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Drugs: How To Save Money When Buying Or Using

Pill Splitting

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According to Consumer Reports On Health: "The Food and Drug Administration ... called splitting pills a "risky practice" and does not encourage it unless it has specifically approved a drug for that purpose.  Still, our analysis of the research has found that many drugs can be safely split as long as you do it carefully and with the guidance of a medical professional." 

Talk with your doctor or pharmacist before splitting a pill. Not all drugs are safe for splitting. . 

Pill splitting saves money.

  • A tablet twice the content often costs close to the same as a tablet with half the same medication.
    • If you pay a percentage of your drug costs, the percentage you pay will be calculated on a lower medication cost.
    • If you pay a flat dollar co-payment for your prescriptions, your co-payment will be cut in half.
    • If you pay for drugs yourself, your costs will be cut in half.
  • Some tablets are scored. Others require a tablet splitter available at most pharmacies for $5 - $15. Insurance does not usually cover the cost of the splitterbut your savings in one month usually make up for the cost.
  • In order to receive a larger size pill, your health care provider will need to write you a new prescription for the higher strength tablet that can be split.
  • Caution: Ask your doctor or pharmacist whether the pill is safe to split.

It is not safe to split all pills. For instance, it is not safe to split:

  • A time released (sustained-release action) pill.
  • A pill with a coating that can't be broken without compromising the drug's potency -- which could be true even if the pill is scored.
  • Drugs with substantial toxicity or where the correct amount of the drug is absolutely critical. For instance, heart medications where critical dosages should not be changed arbitrarily.

Pill splitting is not recommended for people who may have difficulty organizing or performing the pill splitting task. For instance, pill splitting is not recommended for people who have manual dexterity problems, are frail, are confused or who have poor eyesight.

The fact that most pills do not split precisely in half is generally not a problem

  • A study in 2002 indicated that when pills are split, more than 40% of the resulting split tablets deviated by 10% or more from the target weight, and more than 10% of the split tablets deviated by at least 20%.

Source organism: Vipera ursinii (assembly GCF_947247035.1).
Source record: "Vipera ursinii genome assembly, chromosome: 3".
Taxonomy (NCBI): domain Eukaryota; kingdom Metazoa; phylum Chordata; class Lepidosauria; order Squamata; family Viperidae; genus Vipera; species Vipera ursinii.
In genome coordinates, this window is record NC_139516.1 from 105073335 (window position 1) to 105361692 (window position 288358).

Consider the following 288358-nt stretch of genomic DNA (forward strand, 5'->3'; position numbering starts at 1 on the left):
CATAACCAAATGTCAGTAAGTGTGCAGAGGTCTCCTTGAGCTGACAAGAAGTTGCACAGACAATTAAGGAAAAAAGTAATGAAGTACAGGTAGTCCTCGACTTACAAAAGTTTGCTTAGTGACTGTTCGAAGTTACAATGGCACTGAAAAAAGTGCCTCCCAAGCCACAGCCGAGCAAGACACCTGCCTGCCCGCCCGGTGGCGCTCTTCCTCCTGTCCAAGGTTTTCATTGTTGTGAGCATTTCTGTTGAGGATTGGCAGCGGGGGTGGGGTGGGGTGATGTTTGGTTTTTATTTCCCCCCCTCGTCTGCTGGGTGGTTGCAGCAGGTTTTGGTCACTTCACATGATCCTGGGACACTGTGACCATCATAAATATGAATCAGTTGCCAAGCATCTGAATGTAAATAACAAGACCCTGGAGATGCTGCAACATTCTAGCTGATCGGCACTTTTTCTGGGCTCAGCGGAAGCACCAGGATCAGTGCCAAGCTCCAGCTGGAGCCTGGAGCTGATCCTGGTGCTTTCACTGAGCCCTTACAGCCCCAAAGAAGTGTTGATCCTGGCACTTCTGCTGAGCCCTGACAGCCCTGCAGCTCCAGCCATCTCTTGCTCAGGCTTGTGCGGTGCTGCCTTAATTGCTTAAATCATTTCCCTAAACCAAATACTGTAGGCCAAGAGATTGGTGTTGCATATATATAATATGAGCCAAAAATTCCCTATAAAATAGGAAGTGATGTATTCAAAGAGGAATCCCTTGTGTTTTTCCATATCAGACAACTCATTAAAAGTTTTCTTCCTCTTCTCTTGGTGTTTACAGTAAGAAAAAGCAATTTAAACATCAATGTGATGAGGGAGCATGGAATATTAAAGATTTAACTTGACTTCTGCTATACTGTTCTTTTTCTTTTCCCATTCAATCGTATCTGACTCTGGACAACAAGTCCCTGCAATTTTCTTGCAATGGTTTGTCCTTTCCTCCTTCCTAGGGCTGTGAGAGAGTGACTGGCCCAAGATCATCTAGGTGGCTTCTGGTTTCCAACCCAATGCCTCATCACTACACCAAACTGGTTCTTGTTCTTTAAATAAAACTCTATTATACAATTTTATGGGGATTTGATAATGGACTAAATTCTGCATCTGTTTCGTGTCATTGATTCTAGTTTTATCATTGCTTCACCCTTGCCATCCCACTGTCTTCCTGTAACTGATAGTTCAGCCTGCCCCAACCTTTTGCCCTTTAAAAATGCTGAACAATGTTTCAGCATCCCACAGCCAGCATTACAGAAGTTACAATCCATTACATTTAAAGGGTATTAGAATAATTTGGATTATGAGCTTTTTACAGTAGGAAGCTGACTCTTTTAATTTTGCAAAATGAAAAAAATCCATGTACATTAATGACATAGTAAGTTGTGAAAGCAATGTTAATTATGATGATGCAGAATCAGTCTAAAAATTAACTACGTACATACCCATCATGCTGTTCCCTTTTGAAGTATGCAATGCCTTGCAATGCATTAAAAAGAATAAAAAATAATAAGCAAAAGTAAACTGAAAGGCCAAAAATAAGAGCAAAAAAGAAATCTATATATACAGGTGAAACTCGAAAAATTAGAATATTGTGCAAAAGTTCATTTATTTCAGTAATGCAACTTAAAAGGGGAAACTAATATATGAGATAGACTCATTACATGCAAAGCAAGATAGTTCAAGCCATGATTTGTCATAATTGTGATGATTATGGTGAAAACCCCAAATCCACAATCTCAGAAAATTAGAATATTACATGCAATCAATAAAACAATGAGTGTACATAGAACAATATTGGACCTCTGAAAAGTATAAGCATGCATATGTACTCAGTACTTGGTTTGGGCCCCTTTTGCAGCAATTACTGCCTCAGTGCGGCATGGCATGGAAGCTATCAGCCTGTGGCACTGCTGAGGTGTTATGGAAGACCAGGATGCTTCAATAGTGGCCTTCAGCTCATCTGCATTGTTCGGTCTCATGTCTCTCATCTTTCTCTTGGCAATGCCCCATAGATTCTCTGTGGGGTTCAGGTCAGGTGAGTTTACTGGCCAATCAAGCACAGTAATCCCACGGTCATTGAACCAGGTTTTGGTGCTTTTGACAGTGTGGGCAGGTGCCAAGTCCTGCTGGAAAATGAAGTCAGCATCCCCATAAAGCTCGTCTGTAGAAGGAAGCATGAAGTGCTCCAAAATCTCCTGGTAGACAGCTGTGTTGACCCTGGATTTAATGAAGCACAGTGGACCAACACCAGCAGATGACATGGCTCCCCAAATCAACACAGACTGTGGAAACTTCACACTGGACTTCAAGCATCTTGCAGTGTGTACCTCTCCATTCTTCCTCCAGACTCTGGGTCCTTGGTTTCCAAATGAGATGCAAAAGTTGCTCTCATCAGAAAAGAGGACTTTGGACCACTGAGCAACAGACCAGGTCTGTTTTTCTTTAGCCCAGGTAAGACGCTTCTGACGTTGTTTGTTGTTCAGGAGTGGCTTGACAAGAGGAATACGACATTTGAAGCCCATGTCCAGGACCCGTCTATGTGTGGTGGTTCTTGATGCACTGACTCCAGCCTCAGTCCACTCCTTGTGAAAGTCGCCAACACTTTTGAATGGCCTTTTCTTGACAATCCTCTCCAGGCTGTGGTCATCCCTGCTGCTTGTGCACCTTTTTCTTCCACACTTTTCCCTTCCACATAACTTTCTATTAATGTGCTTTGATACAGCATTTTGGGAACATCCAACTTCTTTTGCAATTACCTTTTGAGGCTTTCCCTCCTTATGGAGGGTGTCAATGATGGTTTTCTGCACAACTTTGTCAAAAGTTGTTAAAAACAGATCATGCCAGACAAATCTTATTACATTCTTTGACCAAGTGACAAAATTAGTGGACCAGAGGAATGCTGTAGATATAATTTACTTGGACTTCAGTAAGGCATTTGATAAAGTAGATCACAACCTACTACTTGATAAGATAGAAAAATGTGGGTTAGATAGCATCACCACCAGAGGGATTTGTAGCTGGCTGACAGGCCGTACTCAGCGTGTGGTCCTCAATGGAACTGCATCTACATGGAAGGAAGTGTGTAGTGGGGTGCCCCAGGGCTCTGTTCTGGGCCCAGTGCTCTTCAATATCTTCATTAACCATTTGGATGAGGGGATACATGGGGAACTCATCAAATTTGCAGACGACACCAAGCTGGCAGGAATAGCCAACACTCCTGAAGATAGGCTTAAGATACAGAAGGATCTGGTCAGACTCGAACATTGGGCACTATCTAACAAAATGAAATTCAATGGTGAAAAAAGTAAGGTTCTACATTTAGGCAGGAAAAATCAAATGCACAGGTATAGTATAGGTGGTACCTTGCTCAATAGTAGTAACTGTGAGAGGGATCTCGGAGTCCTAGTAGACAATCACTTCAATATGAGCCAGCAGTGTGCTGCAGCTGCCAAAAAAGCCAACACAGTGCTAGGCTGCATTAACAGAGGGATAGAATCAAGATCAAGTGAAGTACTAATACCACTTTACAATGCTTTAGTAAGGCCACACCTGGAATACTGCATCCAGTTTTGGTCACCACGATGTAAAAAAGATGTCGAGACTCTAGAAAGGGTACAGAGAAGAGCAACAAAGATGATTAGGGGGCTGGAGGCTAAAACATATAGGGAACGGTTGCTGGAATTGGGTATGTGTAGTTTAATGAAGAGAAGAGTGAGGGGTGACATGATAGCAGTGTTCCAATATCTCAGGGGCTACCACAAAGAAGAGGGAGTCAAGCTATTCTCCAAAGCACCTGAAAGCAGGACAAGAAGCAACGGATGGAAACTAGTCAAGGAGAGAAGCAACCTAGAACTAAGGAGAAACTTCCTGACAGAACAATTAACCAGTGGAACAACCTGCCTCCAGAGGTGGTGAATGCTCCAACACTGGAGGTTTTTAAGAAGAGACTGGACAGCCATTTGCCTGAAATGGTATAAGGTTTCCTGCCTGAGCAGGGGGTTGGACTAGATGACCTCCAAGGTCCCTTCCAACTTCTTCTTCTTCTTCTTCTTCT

• Some health insurers do not promote the practice because they say it is a patient-safety issue. On the other hand, Kaiser Permanents encourages the practice. It's CEO in 2004, George Halvorson, said that "therapeutically I have not heard of any negative issues."
  • Also, before it became a cost-saving tool in the 1990s, pill splitting was an accepted practice for patients prescribed odd-size doses, such as a tablet and a half a day.

How To Split A Pill

It is best to use a pill splitter rather than using a knife or scissors. Studies have found that pill splitters come closest to dividing medication into equal halves. There are even pill splitters for oddly shaped pills.

You can find pill splitters at drug store for very little money. Some insurance companies even offer splitters free of charge. 

Do not split pills in advance.

It is preferable to split a pill on the day you take the first half.  Take the second half as your next dose. This procedure helps keep the drug from deteriorating due to exposure to heat, moisture or air. It also helps to insure that any deviation in the size of one dose is compensated for in the next dose.

How to test if pill splitting works for you

Begin with a trial dosage of the size the doctor wants because pills don't usually split exactly down the middle so the dosage will be slightly uneven. If you start with the prescribed dosage, you will be sure the medication works for you. Once you know the pill works for you, consider a trial dosage such as a 30-day supply to see if pill splitting is right for you since pill splitting can be a hassle, and it's unlikely the split will be even. With the change in dosage, is the drug still effective? Are there side effects? If pill splitting doesn't work for you, you can return to the previous prescription in regular form.

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Pill Splitting

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